Worth reading this, it pretty much hits all the thoughts I had on reading the McSweeney’s material!
Let’s be clear: I don’t think print will die.
But that’s no reason to concoct “research” about publishing that says “almost all of the news is good, and most of it is very good.”
That’s what McSweeney’s has done with their series on “The State of Publishing” or “Some Good News From the World of Books.”
via There Are No Rules – The Misleading “Research” By McSweeney’s.
Some great quotes, some interesting stats, though when I was finished I was left with three over-riding thoughts:
- Libraries are benefiting from the economic slowdown
- Audiences are fragmenting and the idea of touchstone works is being eroded
- Librarians think they might just replace publishers
Later in our phone conversation, Ms. Reardon did start to talk like the new guard at the gates. It was good to hear backbone in the library business—the same strength that I heard in the response of the librarian at New York Public Library. Speaking about the historic difference in how people use libraries, Ms. Reardon said, “The biggest shift for us is just how quickly information is at our fingertips. You used to go to the shelf, and you used to go to the Encyclopedia. So all of those reference materials, and all that stuff that used to be behind a librarians desk, all this very possessive nature that we had is gone now. What we [libraries] still own is that understanding in finding quality information, and that’s just our world, and we do it better than anybody.”
via Timothy McSweeney’s Internet Tendency: The State of Publishing..
Excellent post from Kassia on the future of bookstores. Much along the lines of what I believe about indies, though I might quibble at certain points:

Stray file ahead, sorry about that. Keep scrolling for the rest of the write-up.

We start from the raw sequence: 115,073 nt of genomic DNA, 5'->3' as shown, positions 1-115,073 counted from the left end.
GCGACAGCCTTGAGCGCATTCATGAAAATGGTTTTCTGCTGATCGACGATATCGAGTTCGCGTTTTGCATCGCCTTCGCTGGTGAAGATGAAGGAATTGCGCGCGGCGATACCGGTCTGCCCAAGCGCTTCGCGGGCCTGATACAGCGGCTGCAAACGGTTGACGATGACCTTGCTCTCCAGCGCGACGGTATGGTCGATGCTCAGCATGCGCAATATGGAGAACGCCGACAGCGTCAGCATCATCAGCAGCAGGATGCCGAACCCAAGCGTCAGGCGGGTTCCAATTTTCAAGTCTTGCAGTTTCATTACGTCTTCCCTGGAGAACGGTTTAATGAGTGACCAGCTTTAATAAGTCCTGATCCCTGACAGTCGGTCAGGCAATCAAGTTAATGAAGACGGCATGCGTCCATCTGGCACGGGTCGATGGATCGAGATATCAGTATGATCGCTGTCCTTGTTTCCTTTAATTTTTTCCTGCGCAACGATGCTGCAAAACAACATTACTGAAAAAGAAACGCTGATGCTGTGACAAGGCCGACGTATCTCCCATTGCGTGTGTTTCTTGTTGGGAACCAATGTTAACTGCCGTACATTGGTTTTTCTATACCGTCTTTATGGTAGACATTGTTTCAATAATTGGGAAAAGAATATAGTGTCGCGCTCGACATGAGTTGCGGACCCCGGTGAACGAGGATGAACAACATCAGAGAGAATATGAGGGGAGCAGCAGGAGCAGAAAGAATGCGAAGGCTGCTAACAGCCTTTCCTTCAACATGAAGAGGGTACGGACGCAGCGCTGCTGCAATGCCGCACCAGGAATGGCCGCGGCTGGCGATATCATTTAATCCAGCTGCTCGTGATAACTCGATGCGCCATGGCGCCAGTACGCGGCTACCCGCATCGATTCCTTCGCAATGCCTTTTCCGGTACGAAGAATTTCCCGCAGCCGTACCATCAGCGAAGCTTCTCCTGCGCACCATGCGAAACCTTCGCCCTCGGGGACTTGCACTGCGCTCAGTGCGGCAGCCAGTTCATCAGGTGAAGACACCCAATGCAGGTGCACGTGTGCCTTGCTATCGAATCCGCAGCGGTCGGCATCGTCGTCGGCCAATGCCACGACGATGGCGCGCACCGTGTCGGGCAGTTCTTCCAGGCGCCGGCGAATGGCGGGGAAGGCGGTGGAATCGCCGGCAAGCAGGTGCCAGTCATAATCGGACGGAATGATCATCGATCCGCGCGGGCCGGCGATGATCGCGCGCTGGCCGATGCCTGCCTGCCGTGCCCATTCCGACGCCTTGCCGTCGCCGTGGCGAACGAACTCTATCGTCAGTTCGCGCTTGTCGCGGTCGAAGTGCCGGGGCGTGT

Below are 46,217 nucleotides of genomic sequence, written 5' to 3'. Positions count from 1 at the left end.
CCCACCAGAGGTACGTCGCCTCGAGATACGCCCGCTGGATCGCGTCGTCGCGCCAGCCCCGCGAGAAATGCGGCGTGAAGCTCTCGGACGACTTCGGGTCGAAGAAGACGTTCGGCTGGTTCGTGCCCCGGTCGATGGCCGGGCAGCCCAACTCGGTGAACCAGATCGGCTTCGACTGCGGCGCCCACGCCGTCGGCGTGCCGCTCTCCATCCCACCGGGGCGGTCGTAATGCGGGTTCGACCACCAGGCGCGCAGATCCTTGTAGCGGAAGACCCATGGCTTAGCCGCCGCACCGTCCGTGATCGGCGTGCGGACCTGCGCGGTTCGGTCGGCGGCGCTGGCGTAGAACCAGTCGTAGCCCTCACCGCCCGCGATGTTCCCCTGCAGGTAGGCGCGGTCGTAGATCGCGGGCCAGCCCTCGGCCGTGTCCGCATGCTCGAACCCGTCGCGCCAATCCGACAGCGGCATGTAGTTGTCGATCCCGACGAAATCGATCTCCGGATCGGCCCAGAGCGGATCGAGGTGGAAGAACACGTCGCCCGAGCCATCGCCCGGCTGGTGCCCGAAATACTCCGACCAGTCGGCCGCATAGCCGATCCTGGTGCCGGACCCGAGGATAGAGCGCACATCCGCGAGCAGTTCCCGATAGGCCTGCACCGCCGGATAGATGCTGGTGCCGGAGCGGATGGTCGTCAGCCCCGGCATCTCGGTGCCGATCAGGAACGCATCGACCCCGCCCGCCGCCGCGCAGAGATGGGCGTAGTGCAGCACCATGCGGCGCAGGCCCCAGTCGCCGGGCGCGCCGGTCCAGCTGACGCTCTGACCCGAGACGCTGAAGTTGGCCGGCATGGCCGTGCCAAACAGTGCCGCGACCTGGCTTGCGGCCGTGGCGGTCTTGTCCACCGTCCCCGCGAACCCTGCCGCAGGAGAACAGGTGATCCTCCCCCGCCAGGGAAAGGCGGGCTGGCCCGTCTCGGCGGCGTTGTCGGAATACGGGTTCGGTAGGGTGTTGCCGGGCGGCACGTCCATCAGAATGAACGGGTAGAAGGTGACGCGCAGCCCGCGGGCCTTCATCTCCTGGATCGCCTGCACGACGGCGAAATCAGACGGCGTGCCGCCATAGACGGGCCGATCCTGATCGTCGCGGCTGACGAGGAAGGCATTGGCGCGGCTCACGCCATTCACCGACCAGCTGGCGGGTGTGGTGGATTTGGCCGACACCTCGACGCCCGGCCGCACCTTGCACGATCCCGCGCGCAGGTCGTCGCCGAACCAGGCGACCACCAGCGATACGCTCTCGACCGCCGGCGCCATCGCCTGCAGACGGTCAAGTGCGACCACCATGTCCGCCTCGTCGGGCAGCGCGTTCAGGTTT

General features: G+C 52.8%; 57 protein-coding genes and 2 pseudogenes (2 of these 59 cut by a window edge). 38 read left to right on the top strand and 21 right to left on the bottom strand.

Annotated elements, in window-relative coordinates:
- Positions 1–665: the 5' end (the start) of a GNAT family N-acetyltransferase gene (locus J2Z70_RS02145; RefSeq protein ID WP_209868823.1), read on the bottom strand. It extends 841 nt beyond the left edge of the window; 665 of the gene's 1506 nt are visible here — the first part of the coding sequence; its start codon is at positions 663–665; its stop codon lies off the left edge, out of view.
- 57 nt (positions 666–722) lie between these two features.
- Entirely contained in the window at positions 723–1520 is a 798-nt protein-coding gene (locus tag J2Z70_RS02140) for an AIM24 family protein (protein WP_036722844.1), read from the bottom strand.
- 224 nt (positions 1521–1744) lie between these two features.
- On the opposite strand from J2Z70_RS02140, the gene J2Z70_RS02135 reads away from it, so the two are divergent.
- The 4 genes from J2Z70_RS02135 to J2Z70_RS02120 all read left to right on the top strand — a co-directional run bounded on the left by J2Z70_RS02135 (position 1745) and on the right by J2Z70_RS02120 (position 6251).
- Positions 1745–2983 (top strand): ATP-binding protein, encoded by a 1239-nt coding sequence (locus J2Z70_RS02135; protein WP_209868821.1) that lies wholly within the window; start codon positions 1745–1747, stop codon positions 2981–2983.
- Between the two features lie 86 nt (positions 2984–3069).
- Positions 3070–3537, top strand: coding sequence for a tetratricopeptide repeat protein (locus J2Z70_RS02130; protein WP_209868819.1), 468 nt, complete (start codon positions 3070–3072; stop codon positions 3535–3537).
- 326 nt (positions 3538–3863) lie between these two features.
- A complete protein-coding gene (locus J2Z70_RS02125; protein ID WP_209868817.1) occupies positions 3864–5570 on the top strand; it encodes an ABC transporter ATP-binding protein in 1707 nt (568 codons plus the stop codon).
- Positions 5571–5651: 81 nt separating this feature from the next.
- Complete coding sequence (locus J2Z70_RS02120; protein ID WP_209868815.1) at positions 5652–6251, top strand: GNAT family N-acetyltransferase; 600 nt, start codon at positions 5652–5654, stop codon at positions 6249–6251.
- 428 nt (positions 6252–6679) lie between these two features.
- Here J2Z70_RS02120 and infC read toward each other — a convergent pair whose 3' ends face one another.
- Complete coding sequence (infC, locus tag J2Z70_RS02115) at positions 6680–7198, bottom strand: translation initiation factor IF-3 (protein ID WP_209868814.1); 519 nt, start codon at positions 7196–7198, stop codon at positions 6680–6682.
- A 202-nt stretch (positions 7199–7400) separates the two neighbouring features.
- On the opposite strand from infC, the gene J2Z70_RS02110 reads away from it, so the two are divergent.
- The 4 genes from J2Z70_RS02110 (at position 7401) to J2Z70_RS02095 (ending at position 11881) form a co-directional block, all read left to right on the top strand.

What gives indies leverage? Customer service. Community. When it comes to a physical store, I go there because I want a certain level of interaction. I want human contact. I want tactile. I want readings. Events. Original content. Something unique that I can’t get anywhere else. I want to be seduced by a cover with a striking image, and, honestly, I think booksellers have a better idea of what attracts readers than publishers (especially those publishers who don’t leave New York very often). Extra points if there’s a clever shelf talker. I am a sucker for a good shelf talker.
When I shop digital, I want data. I want details about the book. I want ratings, reviews, suggestions. I want to interact with like-minded readers. I want to know what they bought. I want curation. Oh, I wouldn’t mind shelf talkers. A personal review from someone who loves a book is like potato chips for me. Sincerity, authenticity, passion, these are the enemies of my credit card.
via Bookstores Now, More than Ever | Booksquare.
I’m always amused when people suggest ebooks are a problem for books and reading and authors, when in reality they are only a problem for the current business set up of bookstores, publishers, distributors and other businesses in the trade.
IN any case I’m intrigued by McSweeney’s effort in this regard. A nice initiative that I’m looking forward to reading through.
It’s worth considering the flip side of some of their wholly positive indicators later on in the article.
Even with the rise of e-books, and the struggles of some bookstore chains, all the anecdotal evidence we knew pointed to the book industry being on solid footing. But we wanted proof, so back in May of 2010, amidst some of the most dour prognostications about the state of the industry, we asked fifteen or so young researchers to look into the health of the book. Their findings provide proof that not only are books very much alive, but that reading is in exceptionally good shape—and that the book-publishing industry, while undergoing some significant changes, is, on the whole, in good health.
via McSweeneys Internet Tendency: The State of Publishing..